What Is Self-Embedding Disorder?

Mary E. Muscari, PhD, CPNP, APRN-BC


November 02, 2010


What is self-embedding, and how should I approach the adolescent who does this?

Response from Mary E. Muscari, PhD, CPNP, APRN-BC
Associate Professor, Decker School of Nursing, Binghamton University, Binghamton, New York; Pediatric Nurse Practitioner, Psychiatric Clinical Specialist, and Forensic Clinical Specialist, Sex Offender Assessment Board / Pennsylvania Board of Probation & Parole, Harrisburg, Pennsylvania


Self-embedding is an extreme form of self-injury, in which people (typically adolescents) insert objects into their body parts to deliberately hurt themselves or mutilate their bodies without intending suicide.

In a recent paper from Nationwide Children's Hospital, Columbus, Ohio, evaluating self-embedding behavior, researchers described 11 adolescent patients with a mean age of 16 years. Seventy-six foreign bodies were inserted into the arm (n = 69), neck (n = 4), ankle (n = 1), foot (n = 1), or hand (n = 1) in the 11 patients. The number of foreign bodies per case ranged from 1 to 15 and included metal, plastic, graphite, glass, wood, crayon, and stone.[1]

Self-embedding is a form of self-mutilation. Although it is a symptom of a larger underlying problem, it is often overlooked because it occurs in many diverse settings, is hidden or underreported by adolescents and parents, and is underdiagnosed in healthcare settings.[2]

Self-Mutilation in Adolescents

Little is known to date about self-embedding; however, the literature does address self-mutilation, also known as self-harm and cutting. The incidence of self-mutilation in adolescents has increased in recent years, with 1 survey of 8300 college students revealing that 17% engaged in self-harm.[3] Yet self-mutilation remains difficult to diagnose.[4] This problem is classified as an Impulse Control Disorder Not Otherwise Specified in the Diagnostic and Statistical Manual of Mental Disorders, 4th edition, Text Revised (DSM-IV-TR,[5]) but may be symptomatic of other disorders, including borderline personality disorder. A comparison study of 44 adolescents who reported current self-cutting and an age- and sex-matched control group showed that the following disorders were more common among self-cutting girls than among controls[6]:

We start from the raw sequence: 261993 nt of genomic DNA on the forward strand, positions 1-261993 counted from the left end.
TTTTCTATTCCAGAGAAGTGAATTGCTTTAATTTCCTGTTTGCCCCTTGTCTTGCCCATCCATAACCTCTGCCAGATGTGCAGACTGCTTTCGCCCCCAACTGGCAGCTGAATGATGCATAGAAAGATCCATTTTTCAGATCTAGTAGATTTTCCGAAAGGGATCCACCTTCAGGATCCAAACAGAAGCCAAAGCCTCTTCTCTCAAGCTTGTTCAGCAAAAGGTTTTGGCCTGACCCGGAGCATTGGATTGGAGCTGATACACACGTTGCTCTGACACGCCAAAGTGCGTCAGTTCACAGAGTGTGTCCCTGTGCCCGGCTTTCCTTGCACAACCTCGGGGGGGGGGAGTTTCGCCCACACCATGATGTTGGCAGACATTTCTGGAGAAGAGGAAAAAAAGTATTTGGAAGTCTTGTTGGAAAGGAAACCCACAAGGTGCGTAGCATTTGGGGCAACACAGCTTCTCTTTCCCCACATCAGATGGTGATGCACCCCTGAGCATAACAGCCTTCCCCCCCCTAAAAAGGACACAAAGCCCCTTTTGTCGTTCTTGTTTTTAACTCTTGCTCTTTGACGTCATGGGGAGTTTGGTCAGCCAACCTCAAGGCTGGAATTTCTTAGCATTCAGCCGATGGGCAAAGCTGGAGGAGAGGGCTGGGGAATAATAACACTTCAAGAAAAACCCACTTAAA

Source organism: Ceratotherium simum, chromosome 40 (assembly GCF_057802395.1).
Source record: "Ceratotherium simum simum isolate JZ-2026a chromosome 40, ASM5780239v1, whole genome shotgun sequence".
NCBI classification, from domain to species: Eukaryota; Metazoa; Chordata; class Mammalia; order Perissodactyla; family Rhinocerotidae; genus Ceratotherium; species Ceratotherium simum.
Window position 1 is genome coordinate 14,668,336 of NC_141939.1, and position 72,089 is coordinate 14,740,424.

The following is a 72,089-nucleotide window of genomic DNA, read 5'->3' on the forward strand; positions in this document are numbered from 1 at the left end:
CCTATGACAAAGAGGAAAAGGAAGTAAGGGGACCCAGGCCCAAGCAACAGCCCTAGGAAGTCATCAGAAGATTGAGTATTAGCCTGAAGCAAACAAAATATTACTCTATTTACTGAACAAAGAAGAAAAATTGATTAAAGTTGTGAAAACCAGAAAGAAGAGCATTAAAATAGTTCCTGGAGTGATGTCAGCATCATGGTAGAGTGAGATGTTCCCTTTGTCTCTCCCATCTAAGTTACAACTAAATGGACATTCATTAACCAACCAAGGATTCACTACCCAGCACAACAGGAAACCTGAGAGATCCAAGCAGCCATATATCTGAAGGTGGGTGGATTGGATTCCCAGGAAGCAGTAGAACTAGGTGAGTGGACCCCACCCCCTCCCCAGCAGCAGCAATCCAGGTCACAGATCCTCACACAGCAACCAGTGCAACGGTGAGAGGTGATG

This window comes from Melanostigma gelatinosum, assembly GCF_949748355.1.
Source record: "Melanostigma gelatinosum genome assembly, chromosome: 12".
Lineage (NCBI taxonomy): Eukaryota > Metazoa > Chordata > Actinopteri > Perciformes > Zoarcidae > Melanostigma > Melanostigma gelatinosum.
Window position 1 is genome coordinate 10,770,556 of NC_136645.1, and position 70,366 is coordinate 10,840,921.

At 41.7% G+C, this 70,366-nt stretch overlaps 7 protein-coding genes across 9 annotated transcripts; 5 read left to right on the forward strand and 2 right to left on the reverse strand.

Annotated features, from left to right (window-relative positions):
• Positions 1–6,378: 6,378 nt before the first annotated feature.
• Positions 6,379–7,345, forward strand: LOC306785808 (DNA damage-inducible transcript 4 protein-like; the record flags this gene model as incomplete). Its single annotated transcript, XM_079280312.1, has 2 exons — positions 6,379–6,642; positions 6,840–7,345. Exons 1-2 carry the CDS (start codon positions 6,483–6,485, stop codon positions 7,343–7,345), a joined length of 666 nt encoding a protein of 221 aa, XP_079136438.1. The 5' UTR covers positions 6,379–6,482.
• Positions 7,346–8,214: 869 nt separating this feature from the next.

• Major depressive disorder (63% vs 5%);

  • Anxiety disorders (37% vs 12%); and

  • Eating disorders (15% vs 0%).

Self-mutilation is viewed as a maladaptive form of self-relief from inner pain. Although not a suicidal behavior, it does come under the umbrella of deliberate self-harm (DSH), which includes suicide and parasuicide.[7]

DSH differs from suicide attempts in that the intent is not death but rather improvement of a distressing psychological state.[8]Self-injurious behaviors performed in response to delusions, hallucinations, or serious mental retardation are not considered forms of DSH.[9]

Common Triggers for Self-Mutilation

Regardless of the underlying disorder, teens who engage in DSH tend to do so in response to a trigger. Mangnall and Yurkovich[10] describe common triggers:

  • Tension and Anxiety: Although both depression and anxiety are found in persons who self-harm, anxiety and tension have a unique relationship with these behaviors. Self-cutters report more anxiety than those who engage in other forms of self-harm, although the relationship with self-embedding has not been established;

  • Hostility and Impulsivity: Adolescents may turn to self-harm because of their inability to express anger. They are easily angered, yet they experience self-dislike and guilt, which may result in their directing these feelings against themselves;

  • Feelings of Derealization and Depersonalization: Feelings of unreality or the lack of a feeling state are triggers for DSH. Cutting seems to end these states, returning the adolescent to a sense of "realness"; and

  • History of Childhood Trauma: In self-harmers with a history of childhood trauma, the behavior sometimes begins in childhood. When it does, it may be particularly malignant.

The most frequently reported form of self-injury is cutting of the subdermal tissue. Severity ranges from superficial cutting to long-term disfigurement. The consequences of self-embedding can be quite serious. Wounds can become infected, and this is worsened when foreign objects are inserted deep into the tissue. Infection can travel to bone or muscle, and further damage can be caused if the adolescent hits blood vessels, nerves, or tendons. An object can also break, form an embolism, and travel to a vital organ.[11,12]